2020 is coming to a close, and some might be excited to see this year in the rearview mirror.
But for others, this past year may have been an unexpectedly successful 12 months. Either way now is the time to look forward and plan for the coming year. It's also a good time to look back and take stock of your current state of financial health.
Committing to keeping a budget is the best start you can make to a new year. Shockingly, as many as 56 percent of Americans find themselves running out of money at the end of their pay period, and up to 78 percent of Americans are living paycheck to paycheck.
Given these statistics, it isn't surprising that only 41 percent of American households follow a budget. That’s a pretty revealing statistic when a full two-thirds of Americans would be hard-pressed to come up with $1,000 in an emergency. Having a budget and knowing where you stand financially means you can plan to improve your situation.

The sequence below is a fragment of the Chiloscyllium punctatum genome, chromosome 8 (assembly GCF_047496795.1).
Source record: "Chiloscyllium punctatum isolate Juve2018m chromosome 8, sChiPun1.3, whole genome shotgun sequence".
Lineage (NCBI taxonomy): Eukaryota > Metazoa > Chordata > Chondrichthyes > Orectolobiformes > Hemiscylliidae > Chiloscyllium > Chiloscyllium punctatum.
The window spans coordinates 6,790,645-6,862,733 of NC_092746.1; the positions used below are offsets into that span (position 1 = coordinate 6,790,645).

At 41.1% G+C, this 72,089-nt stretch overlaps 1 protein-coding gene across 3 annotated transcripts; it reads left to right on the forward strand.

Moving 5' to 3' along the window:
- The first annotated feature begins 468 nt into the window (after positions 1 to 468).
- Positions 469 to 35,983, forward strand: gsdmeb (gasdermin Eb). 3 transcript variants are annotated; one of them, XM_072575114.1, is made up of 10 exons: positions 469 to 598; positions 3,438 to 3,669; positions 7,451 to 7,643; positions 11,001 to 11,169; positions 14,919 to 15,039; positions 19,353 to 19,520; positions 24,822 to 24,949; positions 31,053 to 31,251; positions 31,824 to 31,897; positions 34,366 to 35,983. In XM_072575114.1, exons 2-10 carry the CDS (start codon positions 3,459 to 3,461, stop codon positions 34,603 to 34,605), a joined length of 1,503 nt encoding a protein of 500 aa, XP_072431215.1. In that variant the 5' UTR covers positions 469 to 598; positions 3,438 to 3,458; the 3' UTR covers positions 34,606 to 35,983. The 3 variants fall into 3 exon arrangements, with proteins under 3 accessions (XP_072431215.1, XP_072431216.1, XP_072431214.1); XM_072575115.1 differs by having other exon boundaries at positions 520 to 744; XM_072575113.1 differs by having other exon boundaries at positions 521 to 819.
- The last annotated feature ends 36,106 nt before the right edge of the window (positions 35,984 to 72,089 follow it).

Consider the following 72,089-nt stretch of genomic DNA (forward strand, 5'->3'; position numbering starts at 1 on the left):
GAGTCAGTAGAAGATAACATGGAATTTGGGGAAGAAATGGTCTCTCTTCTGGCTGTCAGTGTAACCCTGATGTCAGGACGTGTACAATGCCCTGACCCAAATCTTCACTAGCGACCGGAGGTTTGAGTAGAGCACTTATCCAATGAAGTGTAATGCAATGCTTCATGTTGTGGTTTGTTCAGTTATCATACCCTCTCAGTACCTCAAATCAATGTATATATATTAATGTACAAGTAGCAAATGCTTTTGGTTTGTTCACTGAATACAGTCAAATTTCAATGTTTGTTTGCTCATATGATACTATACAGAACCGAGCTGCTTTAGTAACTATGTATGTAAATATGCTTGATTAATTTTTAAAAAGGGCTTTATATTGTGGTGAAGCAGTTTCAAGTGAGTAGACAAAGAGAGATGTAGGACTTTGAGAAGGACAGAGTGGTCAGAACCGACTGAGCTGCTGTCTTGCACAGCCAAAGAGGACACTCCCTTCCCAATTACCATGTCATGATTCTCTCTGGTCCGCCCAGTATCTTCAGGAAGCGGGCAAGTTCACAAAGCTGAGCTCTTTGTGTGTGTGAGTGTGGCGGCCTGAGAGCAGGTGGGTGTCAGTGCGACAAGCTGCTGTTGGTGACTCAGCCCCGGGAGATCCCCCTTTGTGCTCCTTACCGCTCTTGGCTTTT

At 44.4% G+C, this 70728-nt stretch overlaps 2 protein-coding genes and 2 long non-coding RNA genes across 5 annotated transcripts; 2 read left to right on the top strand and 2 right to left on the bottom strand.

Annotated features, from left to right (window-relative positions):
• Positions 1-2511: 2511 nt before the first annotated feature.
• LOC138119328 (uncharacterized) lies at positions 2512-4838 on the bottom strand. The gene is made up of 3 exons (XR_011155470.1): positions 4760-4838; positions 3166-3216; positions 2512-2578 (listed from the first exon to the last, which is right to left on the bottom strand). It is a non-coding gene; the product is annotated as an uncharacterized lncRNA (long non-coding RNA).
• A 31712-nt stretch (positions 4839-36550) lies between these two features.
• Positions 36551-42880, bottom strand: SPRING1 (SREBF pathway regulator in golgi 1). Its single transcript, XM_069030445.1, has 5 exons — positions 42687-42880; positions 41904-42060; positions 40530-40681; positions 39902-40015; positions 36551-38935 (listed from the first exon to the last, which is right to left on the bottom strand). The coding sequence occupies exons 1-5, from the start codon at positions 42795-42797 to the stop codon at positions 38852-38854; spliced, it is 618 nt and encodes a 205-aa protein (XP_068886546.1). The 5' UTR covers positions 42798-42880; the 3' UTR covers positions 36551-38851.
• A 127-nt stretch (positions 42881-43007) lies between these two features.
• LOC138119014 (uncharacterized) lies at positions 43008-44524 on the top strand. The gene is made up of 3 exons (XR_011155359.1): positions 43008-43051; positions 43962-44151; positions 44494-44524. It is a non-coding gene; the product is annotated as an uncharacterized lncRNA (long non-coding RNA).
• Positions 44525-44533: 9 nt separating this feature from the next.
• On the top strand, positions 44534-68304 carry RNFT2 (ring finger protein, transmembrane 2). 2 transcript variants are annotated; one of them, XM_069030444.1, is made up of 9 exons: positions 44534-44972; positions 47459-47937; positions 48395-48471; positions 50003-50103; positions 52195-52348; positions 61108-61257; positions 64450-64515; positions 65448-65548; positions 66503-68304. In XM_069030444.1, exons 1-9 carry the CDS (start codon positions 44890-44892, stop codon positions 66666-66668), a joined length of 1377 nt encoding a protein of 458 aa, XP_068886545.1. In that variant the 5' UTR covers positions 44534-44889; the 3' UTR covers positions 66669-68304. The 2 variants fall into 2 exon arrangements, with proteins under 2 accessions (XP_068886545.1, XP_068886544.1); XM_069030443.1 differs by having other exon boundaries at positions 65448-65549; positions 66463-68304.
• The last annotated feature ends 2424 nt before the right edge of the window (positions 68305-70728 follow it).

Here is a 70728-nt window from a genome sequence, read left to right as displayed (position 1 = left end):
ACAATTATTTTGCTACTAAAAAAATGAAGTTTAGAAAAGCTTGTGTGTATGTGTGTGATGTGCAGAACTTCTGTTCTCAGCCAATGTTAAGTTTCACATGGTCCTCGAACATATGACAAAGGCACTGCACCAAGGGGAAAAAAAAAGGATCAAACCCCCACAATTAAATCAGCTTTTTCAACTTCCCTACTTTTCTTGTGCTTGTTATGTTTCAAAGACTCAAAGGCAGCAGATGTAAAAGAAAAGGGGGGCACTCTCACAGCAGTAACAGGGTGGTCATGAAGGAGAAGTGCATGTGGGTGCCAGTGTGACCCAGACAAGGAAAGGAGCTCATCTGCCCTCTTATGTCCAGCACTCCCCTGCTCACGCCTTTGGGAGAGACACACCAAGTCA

Fifty percent of Americans have less than one month’s income saved for a rainy day. Finding a trustworthy personal financial advisor who can help you decide what the best steps are for investing or planning for retirement, or even a deposit on a home, is an excellent plan. However, if you are not quite ready to jump into the investment market, then simply putting a sum of money aside as often as possible will very quickly pay off.
Making sure you understand your money, where it is, and what it is doing is extremely important. Therefore, being financially literate is a huge step in the right direction. It turns out, many Americans aren’t financially literate. And they’re stressed about it.
In fact, a FINRA study found financial capability, stability, and confidence aren’t improving. Over fifty percent of adults say thinking about their financial situation makes them anxious. Forty-four percent say discussing their finances is stressful.
Younger Americans are feeling the greatest burden. The study found persisting and widening gaps between those who are struggling and those who are prospering financially — skewing generationally. Those between the ages of 18 to 34 have the highest levels of financial stress (63 percent) and anxiety (55 percent).
Taking control of your financial affairs and understanding them completely is the best way to move forward into the New Year. Setting a budget and making sure all your bases are covered means that this next year should be far better than the previous one.
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